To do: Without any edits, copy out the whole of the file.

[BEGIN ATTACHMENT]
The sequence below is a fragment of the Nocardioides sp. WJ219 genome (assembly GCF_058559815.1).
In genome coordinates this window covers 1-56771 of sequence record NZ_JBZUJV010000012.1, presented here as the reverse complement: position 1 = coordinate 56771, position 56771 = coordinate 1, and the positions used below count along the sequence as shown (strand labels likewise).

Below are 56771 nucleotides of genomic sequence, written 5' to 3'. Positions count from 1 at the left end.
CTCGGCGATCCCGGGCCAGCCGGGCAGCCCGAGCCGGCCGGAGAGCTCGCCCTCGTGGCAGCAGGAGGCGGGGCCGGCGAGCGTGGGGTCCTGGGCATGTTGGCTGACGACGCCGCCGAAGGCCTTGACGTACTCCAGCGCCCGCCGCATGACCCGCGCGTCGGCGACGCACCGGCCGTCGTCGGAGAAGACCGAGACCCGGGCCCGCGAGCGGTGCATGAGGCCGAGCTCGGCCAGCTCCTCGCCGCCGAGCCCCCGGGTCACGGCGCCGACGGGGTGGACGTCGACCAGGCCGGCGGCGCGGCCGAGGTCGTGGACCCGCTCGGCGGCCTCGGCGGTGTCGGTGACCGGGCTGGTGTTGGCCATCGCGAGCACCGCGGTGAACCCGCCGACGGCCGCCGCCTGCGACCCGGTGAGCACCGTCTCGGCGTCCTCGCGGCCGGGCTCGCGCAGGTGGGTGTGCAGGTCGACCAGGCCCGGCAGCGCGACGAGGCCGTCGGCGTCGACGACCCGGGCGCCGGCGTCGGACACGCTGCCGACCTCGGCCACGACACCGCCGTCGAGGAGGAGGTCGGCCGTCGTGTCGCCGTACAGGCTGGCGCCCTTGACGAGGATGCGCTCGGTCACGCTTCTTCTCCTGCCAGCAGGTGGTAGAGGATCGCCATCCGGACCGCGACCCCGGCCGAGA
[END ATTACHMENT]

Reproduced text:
The sequence below is a fragment of the Nocardioides sp. WJ219 genome (assembly GCF_058559815.1).
In genome coordinates this window covers 1-56771 of sequence record NZ_JBZUJV010000012.1, presented here as the reverse complement: position 1 = coordinate 56771, position 56771 = coordinate 1, and the positions used below count along the sequence as shown (strand labels likewise).

Below are 56771 nucleotides of genomic sequence, written 5' to 3'. Positions count from 1 at the left end.
CTCGGCGATCCCGGGCCAGCCGGGCAGCCCGAGCCGGCCGGAGAGCTCGCCCTCGTGGCAGCAGGAGGCGGGGCCGGCGAGCGTGGGGTCCTGGGCATGTTGGCTGACGACGCCGCCGAAGGCCTTGACGTACTCCAGCGCCCGCCGCATGACCCGCGCGTCGGCGACGCACCGGCCGTCGTCGGAGAAGACCGAGACCCGGGCCCGCGAGCGGTGCATGAGGCCGAGCTCGGCCAGCTCCTCGCCGCCGAGCCCCCGGGTCACGGCGCCGACGGGGTGGACGTCGACCAGGCCGGCGGCGCGGCCGAGGTCGTGGACCCGCTCGGCGGCCTCGGCGGTGTCGGTGACCGGGCTGGTGTTGGCCATCGCGAGCACCGCGGTGAACCCGCCGACGGCCGCCGCCTGCGACCCGGTGAGCACCGTCTCGGCGTCCTCGCGGCCGGGCTCGCGCAGGTGGGTGTGCAGGTCGACCAGGCCCGGCAGCGCGACGAGGCCGTCGGCGTCGACGACCCGGGCGCCGGCGTCGGACACGCTGCCGACCTCGGCCACGACACCGCCGTCGAGGAGGAGGTCGGCCGTCGTGTCGCCGTACAGGCTGGCGCCCTTGACGAGGATGCGCTCGGTCACGCTTCTTCTCCTGCCAGCAGGTGGTAGAGGATCGCCATCCGGACCGCGACCCCGGCCGAGA